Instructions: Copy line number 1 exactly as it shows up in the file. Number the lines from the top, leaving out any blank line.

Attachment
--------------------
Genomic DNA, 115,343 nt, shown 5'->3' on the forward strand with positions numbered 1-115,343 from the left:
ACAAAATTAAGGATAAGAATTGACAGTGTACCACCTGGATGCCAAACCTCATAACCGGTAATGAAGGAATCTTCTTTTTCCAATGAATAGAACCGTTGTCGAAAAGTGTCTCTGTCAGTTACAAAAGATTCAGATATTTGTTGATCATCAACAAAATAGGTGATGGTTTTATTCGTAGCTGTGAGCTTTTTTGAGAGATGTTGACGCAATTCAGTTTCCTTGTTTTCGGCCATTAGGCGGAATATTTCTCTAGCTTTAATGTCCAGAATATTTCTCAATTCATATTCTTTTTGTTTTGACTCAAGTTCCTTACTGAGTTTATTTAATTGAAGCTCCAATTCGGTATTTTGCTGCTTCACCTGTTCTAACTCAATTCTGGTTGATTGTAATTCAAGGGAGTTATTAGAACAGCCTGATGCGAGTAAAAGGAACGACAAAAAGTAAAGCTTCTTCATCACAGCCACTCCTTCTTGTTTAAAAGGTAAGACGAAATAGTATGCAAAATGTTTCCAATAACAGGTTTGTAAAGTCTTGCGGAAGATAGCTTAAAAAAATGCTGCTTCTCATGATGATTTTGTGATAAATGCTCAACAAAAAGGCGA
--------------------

Genomic DNA, 115,343 nt, shown 5'->3' on the forward strand with positions numbered 1-115,343 from the left: